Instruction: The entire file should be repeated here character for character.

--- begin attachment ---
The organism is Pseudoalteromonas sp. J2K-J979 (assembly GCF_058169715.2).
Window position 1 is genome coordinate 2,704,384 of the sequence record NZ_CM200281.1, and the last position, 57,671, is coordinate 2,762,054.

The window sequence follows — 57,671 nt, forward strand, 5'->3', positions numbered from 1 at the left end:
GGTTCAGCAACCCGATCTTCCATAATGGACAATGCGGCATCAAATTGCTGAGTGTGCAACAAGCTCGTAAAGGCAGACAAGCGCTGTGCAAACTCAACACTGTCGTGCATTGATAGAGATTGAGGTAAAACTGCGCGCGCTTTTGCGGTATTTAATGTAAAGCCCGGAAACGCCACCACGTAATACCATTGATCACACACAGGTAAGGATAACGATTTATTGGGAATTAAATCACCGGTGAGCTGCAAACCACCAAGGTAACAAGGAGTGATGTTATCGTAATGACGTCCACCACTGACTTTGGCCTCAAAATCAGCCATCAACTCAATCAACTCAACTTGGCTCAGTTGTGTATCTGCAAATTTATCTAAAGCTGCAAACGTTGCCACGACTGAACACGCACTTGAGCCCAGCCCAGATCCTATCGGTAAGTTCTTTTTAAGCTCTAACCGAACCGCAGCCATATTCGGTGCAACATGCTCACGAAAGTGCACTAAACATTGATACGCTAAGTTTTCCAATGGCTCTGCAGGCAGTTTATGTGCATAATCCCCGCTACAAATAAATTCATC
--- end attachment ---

The organism is Pseudoalteromonas sp. J2K-J979 (assembly GCF_058169715.2).
Window position 1 is genome coordinate 2,704,384 of the sequence record NZ_CM200281.1, and the last position, 57,671, is coordinate 2,762,054.

The window sequence follows — 57,671 nt, forward strand, 5'->3', positions numbered from 1 at the left end:
GGTTCAGCAACCCGATCTTCCATAATGGACAATGCGGCATCAAATTGCTGAGTGTGCAACAAGCTCGTAAAGGCAGACAAGCGCTGTGCAAACTCAACACTGTCGTGCATTGATAGAGATTGAGGTAAAACTGCGCGCGCTTTTGCGGTATTTAATGTAAAGCCCGGAAACGCCACCACGTAATACCATTGATCACACACAGGTAAGGATAACGATTTATTGGGAATTAAATCACCGGTGAGCTGCAAACCACCAAGGTAACAAGGAGTGATGTTATCGTAATGACGTCCACCACTGACTTTGGCCTCAAAATCAGCCATCAACTCAATCAACTCAACTTGGCTCAGTTGTGTATCTGCAAATTTATCTAAAGCTGCAAACGTTGCCACGACTGAACACGCACTTGAGCCCAGCCCAGATCCTATCGGTAAGTTCTTTTTAAGCTCTAACCGAACCGCAGCCATATTCGGTGCAACATGCTCACGAAAGTGCACTAAACATTGATACGCTAAGTTTTCCAATGGCTCTGCAGGCAGTTTATGTGCATAATCCCCGCTACAAATAAATTCATC